While browsing through my old blog posts I came across the following one that brought tears to my eyes. It was published on my own blog in May 2008:
Today I celebrated Mother’s Day as a daughter, mother and grandmother. My son-in-lay invited four generations of women to lunch: my mother and me, my daughter and her two little daughters, 4 and 2, and my son’s daughter, 3.
Lunch was lovely. We ignored the spilled glass of orange juice, the I-don’t-like-it whining and the crumbles forming a hidden mess under the table.
It took fifteen minutes to sit the ladies for the picture of the century. Moving my mother and her walker to a strategic place, and then having her hold on the rail of the restaurant’s entrance stairs wasn’t too difficult, but gathering three laughing, squealing and squirming little girls and having them stand still for two seconds was an enormous challenge. But the effort was worth the pain. The children are growing too fast and we don’t know how long we will be blessed with my mother’s presence.
Sometimes Mother’s Day is a difficult time. I know it is extremely difficult for my cousin who lost her mother a week ago. For her and her family, Mother’s Day consisted in a trip to the cemetery to deposit flowers on a new grave.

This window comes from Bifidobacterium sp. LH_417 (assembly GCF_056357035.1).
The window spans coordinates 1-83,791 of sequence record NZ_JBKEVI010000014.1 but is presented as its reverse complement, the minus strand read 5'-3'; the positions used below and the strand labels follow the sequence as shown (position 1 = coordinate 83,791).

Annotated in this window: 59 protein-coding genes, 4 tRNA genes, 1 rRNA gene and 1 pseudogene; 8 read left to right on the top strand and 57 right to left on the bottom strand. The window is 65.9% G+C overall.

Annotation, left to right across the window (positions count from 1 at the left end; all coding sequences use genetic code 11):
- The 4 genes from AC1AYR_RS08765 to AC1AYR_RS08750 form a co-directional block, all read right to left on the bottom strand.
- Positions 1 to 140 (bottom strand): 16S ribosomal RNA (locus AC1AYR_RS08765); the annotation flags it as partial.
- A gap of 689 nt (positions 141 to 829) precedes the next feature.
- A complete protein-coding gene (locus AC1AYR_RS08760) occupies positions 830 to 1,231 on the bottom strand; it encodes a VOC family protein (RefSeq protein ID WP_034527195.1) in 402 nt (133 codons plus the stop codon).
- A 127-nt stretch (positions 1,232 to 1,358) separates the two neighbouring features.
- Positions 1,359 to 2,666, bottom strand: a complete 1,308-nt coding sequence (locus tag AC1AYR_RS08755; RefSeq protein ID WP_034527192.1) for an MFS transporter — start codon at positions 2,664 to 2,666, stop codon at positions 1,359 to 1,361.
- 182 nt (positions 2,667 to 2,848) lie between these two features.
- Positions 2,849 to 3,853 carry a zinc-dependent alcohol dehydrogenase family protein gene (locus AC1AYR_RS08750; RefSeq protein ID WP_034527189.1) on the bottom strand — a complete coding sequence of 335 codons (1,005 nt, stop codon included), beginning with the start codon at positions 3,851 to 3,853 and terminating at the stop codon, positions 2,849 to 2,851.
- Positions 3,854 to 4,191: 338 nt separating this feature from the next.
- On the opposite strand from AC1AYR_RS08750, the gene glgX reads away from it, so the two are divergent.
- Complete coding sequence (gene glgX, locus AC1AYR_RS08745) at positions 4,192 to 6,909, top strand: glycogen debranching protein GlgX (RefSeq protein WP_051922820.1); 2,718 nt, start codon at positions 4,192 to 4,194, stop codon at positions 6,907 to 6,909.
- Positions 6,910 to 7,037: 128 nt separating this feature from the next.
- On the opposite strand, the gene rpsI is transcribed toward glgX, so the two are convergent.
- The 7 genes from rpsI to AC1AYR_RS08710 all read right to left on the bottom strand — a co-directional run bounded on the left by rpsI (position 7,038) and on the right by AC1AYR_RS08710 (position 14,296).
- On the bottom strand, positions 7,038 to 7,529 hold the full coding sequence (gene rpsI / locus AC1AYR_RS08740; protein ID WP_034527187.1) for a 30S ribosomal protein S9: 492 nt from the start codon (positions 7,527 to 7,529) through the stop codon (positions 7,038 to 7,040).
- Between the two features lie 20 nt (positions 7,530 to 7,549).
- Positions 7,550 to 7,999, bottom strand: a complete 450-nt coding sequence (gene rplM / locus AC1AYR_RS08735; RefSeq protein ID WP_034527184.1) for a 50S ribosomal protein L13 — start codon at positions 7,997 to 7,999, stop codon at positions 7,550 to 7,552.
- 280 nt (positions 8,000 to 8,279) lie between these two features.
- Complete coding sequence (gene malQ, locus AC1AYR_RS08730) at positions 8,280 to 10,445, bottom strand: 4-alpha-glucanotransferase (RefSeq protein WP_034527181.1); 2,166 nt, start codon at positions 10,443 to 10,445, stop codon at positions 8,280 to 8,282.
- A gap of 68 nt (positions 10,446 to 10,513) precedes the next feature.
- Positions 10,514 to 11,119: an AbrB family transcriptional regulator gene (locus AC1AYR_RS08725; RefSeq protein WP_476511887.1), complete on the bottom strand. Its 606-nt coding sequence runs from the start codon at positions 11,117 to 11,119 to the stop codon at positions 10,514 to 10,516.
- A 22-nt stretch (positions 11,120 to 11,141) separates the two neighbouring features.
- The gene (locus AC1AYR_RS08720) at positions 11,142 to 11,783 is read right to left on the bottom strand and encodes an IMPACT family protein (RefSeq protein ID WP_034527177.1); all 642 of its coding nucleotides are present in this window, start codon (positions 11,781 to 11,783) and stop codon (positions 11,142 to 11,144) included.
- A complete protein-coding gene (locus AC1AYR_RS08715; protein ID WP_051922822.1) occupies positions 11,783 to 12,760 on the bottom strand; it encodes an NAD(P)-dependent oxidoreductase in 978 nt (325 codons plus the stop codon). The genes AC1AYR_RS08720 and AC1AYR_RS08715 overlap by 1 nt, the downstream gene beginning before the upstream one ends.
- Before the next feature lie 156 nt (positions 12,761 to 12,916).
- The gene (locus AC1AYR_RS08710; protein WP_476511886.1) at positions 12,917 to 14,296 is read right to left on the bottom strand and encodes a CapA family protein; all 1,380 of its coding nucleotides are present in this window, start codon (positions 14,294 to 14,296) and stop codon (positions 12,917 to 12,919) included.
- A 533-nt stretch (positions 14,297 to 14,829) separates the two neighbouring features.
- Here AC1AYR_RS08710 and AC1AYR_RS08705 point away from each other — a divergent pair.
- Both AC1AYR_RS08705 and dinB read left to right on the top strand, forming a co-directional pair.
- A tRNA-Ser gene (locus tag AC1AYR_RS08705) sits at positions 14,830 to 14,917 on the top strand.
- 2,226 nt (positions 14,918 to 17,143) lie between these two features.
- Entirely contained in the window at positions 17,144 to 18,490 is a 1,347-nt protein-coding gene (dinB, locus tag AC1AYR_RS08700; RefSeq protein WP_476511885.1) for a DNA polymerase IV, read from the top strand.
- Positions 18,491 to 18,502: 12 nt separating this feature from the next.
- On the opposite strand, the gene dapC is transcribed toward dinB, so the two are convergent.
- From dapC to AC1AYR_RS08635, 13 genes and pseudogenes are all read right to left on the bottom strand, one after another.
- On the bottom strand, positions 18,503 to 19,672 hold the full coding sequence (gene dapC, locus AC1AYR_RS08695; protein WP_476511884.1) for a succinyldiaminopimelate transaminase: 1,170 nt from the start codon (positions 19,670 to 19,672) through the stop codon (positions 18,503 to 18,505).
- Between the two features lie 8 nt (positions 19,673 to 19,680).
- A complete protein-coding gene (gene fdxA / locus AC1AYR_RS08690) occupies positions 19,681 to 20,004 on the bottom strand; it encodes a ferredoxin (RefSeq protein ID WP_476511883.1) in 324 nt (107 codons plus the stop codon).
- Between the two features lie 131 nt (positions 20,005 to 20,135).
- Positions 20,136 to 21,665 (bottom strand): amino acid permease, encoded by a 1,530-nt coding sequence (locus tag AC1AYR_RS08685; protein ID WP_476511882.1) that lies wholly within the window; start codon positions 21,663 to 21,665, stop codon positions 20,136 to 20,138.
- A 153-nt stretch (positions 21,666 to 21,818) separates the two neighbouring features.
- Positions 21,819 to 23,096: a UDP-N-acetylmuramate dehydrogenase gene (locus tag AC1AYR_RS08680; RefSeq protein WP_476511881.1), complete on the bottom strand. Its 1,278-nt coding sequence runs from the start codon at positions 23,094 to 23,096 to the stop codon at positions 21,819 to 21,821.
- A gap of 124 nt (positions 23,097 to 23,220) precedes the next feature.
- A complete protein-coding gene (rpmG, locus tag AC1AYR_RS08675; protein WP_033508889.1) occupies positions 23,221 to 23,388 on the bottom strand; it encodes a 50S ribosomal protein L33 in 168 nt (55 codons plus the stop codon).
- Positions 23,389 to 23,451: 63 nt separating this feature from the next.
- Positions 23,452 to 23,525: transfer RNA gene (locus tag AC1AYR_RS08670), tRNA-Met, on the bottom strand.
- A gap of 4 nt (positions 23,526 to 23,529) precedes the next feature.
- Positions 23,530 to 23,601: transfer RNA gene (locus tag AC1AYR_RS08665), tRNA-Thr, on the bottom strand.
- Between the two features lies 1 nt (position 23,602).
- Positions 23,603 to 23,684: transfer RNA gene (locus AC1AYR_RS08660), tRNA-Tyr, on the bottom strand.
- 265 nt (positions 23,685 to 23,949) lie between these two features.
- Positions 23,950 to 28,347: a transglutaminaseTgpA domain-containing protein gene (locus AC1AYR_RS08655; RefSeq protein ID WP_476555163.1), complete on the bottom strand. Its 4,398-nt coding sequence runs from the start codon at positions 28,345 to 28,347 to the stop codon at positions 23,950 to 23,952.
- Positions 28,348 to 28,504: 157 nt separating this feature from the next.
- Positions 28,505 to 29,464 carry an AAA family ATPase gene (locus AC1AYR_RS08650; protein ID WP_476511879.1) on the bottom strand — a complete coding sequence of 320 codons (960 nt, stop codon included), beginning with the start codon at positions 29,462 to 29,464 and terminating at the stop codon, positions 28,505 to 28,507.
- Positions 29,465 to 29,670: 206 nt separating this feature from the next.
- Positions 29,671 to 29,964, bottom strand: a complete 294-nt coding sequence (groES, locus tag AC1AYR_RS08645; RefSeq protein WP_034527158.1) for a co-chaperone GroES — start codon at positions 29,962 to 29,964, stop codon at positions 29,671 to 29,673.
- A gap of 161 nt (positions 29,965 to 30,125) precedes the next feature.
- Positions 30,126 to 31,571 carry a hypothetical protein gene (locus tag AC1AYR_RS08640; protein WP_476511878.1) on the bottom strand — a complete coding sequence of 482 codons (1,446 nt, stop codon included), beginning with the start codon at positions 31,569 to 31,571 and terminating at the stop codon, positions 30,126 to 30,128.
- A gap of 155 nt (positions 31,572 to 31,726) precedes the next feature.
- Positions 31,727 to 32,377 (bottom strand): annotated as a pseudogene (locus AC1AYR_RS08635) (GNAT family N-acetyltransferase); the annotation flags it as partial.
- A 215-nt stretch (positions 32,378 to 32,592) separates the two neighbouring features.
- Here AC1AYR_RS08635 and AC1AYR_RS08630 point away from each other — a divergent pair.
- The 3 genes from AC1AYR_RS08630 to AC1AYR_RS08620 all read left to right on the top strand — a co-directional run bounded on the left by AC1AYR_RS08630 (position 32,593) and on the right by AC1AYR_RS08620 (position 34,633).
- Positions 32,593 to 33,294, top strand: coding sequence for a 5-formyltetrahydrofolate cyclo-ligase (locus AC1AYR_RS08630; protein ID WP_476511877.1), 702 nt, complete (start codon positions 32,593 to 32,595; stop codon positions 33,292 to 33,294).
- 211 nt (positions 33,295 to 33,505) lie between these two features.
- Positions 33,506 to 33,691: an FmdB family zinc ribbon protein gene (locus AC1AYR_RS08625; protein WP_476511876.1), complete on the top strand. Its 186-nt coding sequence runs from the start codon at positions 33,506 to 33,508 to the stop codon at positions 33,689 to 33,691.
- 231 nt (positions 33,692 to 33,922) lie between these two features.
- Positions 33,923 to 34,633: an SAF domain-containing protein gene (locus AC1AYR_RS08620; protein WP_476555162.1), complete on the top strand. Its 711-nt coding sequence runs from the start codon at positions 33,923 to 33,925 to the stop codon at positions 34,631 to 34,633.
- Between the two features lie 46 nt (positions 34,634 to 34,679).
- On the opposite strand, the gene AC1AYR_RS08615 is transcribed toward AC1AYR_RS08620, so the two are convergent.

Enjoy your mothers and enjoy your day as a mother.
My mother left us two years later.
To honor her I wrote a contemporary romance called MOTHER’S DAY BABIES, a novel full of emotion and humor. I dedicated the book to “the Mother we celebrate on Mother’s Day and those we remember with love.”
I had two great models for my middle-aged heroine, my mother and mother-in-law. Both spoke their minds and distributed good advice whether you were ready to listen or not.
My mother told us to always ‘look your best’. She professed that being nicely dressed, combed and jeweled helped her forget she was a very sick person and she practiced what she preached. The assisted living residents complimented her and tried to follow her example. The staff admired her positive attitude.
Most of my books include a grandmother among the characters. Depending on the setting of my stories, the children call her grandma, momom, abuelita, nonna, yaya, or baboushka, but the grandmothers in my various novels have a lot in common.
Like my mother and my mother-in-law, they adore their grandchildren, cook delicious meals, and often meddle in their children’s life —for the children’s good, of course. They are strong women who have encountered their shares of problems and learned life’s lessons from personal experience. They are also generous mothers who would go out of their ways for their families.
MOTHER’S DAY BABIES: http://tinyurl.com/cz3v5a8
This book is dedicated to the mothers we celebrate and those we remember with love.
Widowed for seven years, Barbara Ramsay lives and breathes for her five grownup daughters and their babies. She’s also used to chatting over the phone with her good friend, Lou, and soothing his stress. But why has he invited her to come to Paris with his TV Network crew?
Powerful News Director, Lou Roland is certainly not marriage material, yet he has suddenly decided he wants Barbara in his arms. Not an easy task when his pretty confidante from Kentucky proves so difficult to date–unless he follows her rules. Can the over-fifty confirmed bachelor and the widow loyal to her husband’s memory find true love and share a future?